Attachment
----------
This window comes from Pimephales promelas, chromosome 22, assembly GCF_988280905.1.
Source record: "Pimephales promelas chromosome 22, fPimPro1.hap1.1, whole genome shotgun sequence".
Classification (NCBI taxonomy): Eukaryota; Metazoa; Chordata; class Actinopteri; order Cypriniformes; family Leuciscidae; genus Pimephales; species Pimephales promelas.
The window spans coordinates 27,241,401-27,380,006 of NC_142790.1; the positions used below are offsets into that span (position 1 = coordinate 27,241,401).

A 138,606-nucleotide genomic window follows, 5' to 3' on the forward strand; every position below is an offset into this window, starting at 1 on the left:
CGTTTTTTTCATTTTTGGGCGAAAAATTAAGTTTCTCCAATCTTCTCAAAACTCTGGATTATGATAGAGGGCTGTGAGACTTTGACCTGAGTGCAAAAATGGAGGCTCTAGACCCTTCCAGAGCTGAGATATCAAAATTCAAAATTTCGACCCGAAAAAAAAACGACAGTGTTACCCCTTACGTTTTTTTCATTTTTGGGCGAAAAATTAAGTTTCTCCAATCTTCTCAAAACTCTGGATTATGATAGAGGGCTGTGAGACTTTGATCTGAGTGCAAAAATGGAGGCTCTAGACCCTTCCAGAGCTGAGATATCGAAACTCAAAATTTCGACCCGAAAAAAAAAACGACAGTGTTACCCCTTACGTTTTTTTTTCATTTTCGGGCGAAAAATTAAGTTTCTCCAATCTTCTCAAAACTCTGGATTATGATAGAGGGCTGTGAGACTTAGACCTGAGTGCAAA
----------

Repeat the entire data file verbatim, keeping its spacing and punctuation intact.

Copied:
This window comes from Pimephales promelas, chromosome 22, assembly GCF_988280905.1.
Source record: "Pimephales promelas chromosome 22, fPimPro1.hap1.1, whole genome shotgun sequence".
Classification (NCBI taxonomy): Eukaryota; Metazoa; Chordata; class Actinopteri; order Cypriniformes; family Leuciscidae; genus Pimephales; species Pimephales promelas.
The window spans coordinates 27,241,401-27,380,006 of NC_142790.1; the positions used below are offsets into that span (position 1 = coordinate 27,241,401).

A 138,606-nucleotide genomic window follows, 5' to 3' on the forward strand; every position below is an offset into this window, starting at 1 on the left:
CGTTTTTTTCATTTTTGGGCGAAAAATTAAGTTTCTCCAATCTTCTCAAAACTCTGGATTATGATAGAGGGCTGTGAGACTTTGACCTGAGTGCAAAAATGGAGGCTCTAGACCCTTCCAGAGCTGAGATATCAAAATTCAAAATTTCGACCCGAAAAAAAAACGACAGTGTTACCCCTTACGTTTTTTTCATTTTTGGGCGAAAAATTAAGTTTCTCCAATCTTCTCAAAACTCTGGATTATGATAGAGGGCTGTGAGACTTTGATCTGAGTGCAAAAATGGAGGCTCTAGACCCTTCCAGAGCTGAGATATCGAAACTCAAAATTTCGACCCGAAAAAAAAAACGACAGTGTTACCCCTTACGTTTTTTTTTCATTTTCGGGCGAAAAATTAAGTTTCTCCAATCTTCTCAAAACTCTGGATTATGATAGAGGGCTGTGAGACTTAGACCTGAGTGCAAA